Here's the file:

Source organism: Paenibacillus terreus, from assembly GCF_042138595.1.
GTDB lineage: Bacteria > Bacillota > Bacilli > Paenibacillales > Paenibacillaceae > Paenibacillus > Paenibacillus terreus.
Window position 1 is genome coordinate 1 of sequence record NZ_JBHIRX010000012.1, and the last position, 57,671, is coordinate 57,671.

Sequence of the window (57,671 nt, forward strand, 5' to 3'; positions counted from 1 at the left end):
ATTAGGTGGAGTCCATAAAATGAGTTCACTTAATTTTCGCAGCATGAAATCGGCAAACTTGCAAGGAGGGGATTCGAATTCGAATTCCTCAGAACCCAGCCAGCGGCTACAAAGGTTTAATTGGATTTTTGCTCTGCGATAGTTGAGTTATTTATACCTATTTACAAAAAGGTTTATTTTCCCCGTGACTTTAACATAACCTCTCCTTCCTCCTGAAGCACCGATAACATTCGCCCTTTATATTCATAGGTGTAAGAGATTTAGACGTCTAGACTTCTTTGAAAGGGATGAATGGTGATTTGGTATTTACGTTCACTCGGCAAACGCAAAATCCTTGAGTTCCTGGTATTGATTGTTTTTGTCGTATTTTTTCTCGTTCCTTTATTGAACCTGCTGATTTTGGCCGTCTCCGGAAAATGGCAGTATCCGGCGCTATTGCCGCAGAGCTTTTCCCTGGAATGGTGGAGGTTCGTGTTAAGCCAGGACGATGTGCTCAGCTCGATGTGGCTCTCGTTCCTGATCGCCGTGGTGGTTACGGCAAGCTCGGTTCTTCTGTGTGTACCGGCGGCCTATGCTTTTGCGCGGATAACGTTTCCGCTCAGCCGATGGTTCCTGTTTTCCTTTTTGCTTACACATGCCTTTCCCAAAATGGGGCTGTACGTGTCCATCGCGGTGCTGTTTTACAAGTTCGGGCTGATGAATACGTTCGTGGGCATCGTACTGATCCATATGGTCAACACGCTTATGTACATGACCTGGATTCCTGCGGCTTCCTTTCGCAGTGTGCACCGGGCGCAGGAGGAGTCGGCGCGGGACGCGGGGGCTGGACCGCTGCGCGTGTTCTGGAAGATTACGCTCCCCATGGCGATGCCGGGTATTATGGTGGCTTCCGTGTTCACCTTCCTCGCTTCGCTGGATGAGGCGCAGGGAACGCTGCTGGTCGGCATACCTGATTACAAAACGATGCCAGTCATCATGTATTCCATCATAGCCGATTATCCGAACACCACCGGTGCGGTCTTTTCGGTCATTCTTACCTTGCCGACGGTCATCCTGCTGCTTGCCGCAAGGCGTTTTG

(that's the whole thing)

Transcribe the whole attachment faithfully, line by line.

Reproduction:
Source organism: Paenibacillus terreus, from assembly GCF_042138595.1.
GTDB lineage: Bacteria > Bacillota > Bacilli > Paenibacillales > Paenibacillaceae > Paenibacillus > Paenibacillus terreus.
Window position 1 is genome coordinate 1 of sequence record NZ_JBHIRX010000012.1, and the last position, 57,671, is coordinate 57,671.

Sequence of the window (57,671 nt, forward strand, 5' to 3'; positions counted from 1 at the left end):
ATTAGGTGGAGTCCATAAAATGAGTTCACTTAATTTTCGCAGCATGAAATCGGCAAACTTGCAAGGAGGGGATTCGAATTCGAATTCCTCAGAACCCAGCCAGCGGCTACAAAGGTTTAATTGGATTTTTGCTCTGCGATAGTTGAGTTATTTATACCTATTTACAAAAAGGTTTATTTTCCCCGTGACTTTAACATAACCTCTCCTTCCTCCTGAAGCACCGATAACATTCGCCCTTTATATTCATAGGTGTAAGAGATTTAGACGTCTAGACTTCTTTGAAAGGGATGAATGGTGATTTGGTATTTACGTTCACTCGGCAAACGCAAAATCCTTGAGTTCCTGGTATTGATTGTTTTTGTCGTATTTTTTCTCGTTCCTTTATTGAACCTGCTGATTTTGGCCGTCTCCGGAAAATGGCAGTATCCGGCGCTATTGCCGCAGAGCTTTTCCCTGGAATGGTGGAGGTTCGTGTTAAGCCAGGACGATGTGCTCAGCTCGATGTGGCTCTCGTTCCTGATCGCCGTGGTGGTTACGGCAAGCTCGGTTCTTCTGTGTGTACCGGCGGCCTATGCTTTTGCGCGGATAACGTTTCCGCTCAGCCGATGGTTCCTGTTTTCCTTTTTGCTTACACATGCCTTTCCCAAAATGGGGCTGTACGTGTCCATCGCGGTGCTGTTTTACAAGTTCGGGCTGATGAATACGTTCGTGGGCATCGTACTGATCCATATGGTCAACACGCTTATGTACATGACCTGGATTCCTGCGGCTTCCTTTCGCAGTGTGCACCGGGCGCAGGAGGAGTCGGCGCGGGACGCGGGGGCTGGACCGCTGCGCGTGTTCTGGAAGATTACGCTCCCCATGGCGATGCCGGGTATTATGGTGGCTTCCGTGTTCACCTTCCTCGCTTCGCTGGATGAGGCGCAGGGAACGCTGCTGGTCGGCATACCTGATTACAAAACGATGCCAGTCATCATGTATTCCATCATAGCCGATTATCCGAACACCACCGGTGCGGTCTTTTCGGTCATTCTTACCTTGCCGACGGTCATCCTGCTGCTTGCCGCAAGGCGTTTTG